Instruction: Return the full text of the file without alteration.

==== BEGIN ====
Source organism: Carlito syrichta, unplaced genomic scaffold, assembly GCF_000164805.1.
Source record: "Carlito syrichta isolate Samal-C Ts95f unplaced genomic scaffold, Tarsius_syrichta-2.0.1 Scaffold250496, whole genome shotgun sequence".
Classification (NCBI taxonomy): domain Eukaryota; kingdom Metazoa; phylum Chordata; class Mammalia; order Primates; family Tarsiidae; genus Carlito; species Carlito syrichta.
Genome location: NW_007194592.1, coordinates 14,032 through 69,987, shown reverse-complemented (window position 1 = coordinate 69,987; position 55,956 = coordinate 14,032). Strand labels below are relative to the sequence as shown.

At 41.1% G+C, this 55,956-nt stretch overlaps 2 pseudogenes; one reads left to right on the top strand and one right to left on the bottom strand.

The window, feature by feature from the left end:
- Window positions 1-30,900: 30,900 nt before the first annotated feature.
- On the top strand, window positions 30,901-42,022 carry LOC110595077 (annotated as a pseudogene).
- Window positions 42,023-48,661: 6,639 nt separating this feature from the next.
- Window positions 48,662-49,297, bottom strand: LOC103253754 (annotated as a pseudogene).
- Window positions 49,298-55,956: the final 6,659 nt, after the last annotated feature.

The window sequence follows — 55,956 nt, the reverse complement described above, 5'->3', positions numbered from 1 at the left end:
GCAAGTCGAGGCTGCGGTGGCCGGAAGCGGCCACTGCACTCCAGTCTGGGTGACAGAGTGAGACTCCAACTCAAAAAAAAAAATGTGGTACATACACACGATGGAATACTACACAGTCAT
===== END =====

Source organism: Carlito syrichta, unplaced genomic scaffold, assembly GCF_000164805.1.
Source record: "Carlito syrichta isolate Samal-C Ts95f unplaced genomic scaffold, Tarsius_syrichta-2.0.1 Scaffold250496, whole genome shotgun sequence".
Classification (NCBI taxonomy): domain Eukaryota; kingdom Metazoa; phylum Chordata; class Mammalia; order Primates; family Tarsiidae; genus Carlito; species Carlito syrichta.
Genome location: NW_007194592.1, coordinates 14,032 through 69,987, shown reverse-complemented (window position 1 = coordinate 69,987; position 55,956 = coordinate 14,032). Strand labels below are relative to the sequence as shown.

At 41.1% G+C, this 55,956-nt stretch overlaps 2 pseudogenes; one reads left to right on the top strand and one right to left on the bottom strand.

The window, feature by feature from the left end:
- Window positions 1-30,900: 30,900 nt before the first annotated feature.
- On the top strand, window positions 30,901-42,022 carry LOC110595077 (annotated as a pseudogene).
- Window positions 42,023-48,661: 6,639 nt separating this feature from the next.
- Window positions 48,662-49,297, bottom strand: LOC103253754 (annotated as a pseudogene).
- Window positions 49,298-55,956: the final 6,659 nt, after the last annotated feature.

The window sequence follows — 55,956 nt, the reverse complement described above, 5'->3', positions numbered from 1 at the left end:
GCAAGTCGAGGCTGCGGTGGCCGGAAGCGGCCACTGCACTCCAGTCTGGGTGACAGAGTGAGACTCCAACTCAAAAAAAAAAATGTGGTACATACACACGATGGAATACTACACAGTCAT